Please use this identifier to cite or link to this item: https://une.intersearch.com.au/unejspui/handle/1959.11/969
Title: Teen Futures: Discourses of Alienation, the Social and Technology in Australian Science-Fiction Television Series
Contributor(s): Rutherford, LM (author)
Publication Date: 2004
Handle Link: https://hdl.handle.net/1959.11/969
Abstract: Prior to the present volume, there has been little attempt to theorise the concept of 'teen' television. What might we mean by the 'teen' in teen television studies? Research such as that of Angela McRobbie on print culture locates its definition in the way in which texts address and are implicated in the construction of teen subcultures.¹ Alternative definitions might include texts which: are at least partially coded for teen audiences; represent youth subcultures; define problems of teen identity; use actors who are embodied teenagers; and/or meet 'teen' needs according to developmental social models (the parallel here would be 'young adult fiction' in the publishing market). These questions are crucial to my analysis. Most of the science-fiction drama series produced in Australia since the mid-1960s have been coded for younger audiences, with an emphasis within the industry on their additional potential to be sold as 'family' viewing. Since the inception of the Children's Television Standards in the mid-1980s, it has been important for commercial broadcasters to meet a quota of designated 'C' certificate (children's) drama. The Children's Television Standards define 'children' as young people up to the age of fourteen:² most 'C' certificate drama, therefore is bound by regulation to 'meet the needs' of viewers in the upper childhood to early teenage years. The Film Australia productions I discuss in this chapter (Escape from Jupiter, The Girl from Tomorrow and Tomorrow's End), as well as such series as Jonathan Schiff's Ocean Girl, are all classified by the Australian Broadcasting Authority as 'C' drama. What then is their claim to be considered 'teen' television?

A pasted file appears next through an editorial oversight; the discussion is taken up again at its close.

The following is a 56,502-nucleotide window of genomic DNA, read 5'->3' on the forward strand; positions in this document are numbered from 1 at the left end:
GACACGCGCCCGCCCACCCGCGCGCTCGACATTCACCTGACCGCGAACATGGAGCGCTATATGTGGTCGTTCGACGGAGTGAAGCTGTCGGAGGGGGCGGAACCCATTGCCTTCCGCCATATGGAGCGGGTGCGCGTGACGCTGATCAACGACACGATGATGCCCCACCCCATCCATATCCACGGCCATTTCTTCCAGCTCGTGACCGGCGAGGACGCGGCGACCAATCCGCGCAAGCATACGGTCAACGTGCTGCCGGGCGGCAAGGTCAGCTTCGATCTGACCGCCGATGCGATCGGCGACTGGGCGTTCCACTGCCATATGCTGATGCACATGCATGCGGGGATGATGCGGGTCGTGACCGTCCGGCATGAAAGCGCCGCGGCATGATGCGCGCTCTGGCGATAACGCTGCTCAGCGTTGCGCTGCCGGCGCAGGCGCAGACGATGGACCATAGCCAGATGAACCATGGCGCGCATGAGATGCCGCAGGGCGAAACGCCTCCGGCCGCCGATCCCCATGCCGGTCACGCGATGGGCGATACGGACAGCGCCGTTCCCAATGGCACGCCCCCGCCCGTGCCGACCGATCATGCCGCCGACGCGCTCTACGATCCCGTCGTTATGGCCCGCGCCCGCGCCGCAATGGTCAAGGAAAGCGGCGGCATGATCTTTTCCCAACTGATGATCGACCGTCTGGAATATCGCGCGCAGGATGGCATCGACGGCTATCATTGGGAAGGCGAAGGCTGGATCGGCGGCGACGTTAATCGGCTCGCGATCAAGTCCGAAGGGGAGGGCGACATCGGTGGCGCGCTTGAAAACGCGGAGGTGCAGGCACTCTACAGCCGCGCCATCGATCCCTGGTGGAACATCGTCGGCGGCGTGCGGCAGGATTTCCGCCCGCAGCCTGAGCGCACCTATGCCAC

Publication Type: Book Chapter
Source of Publication: Teen TV: Genre, Consumption and Identity, p. 29-40
Publisher: British Film Institute Publishing
Place of Publication: London
ISBN: 0851709982
Field of Research (FOR): 200212 Screen and Media Culture
HERDC Category Description: B1 Chapter in a Scholarly Book
Other Links: http://books.google.com.au/books?id=d0o3GgAACAAJ&dq
http://filmstore.bfi.org.uk/acatalog/info_407.html
Statistics to Oct 2018: Visitors: 183
Views: 185
Downloads: 0
Appears in Collections:Book Chapter

Files in This Item:
2 files
File Description SizeFormat 
Show full item record

Page view(s)

44
checked on Mar 9, 2019
Google Media

Google ScholarTM

Check

SCOPUSTM   
Citations

 

Items in Research UNE are protected by copyright, with all rights reserved, unless otherwise indicated.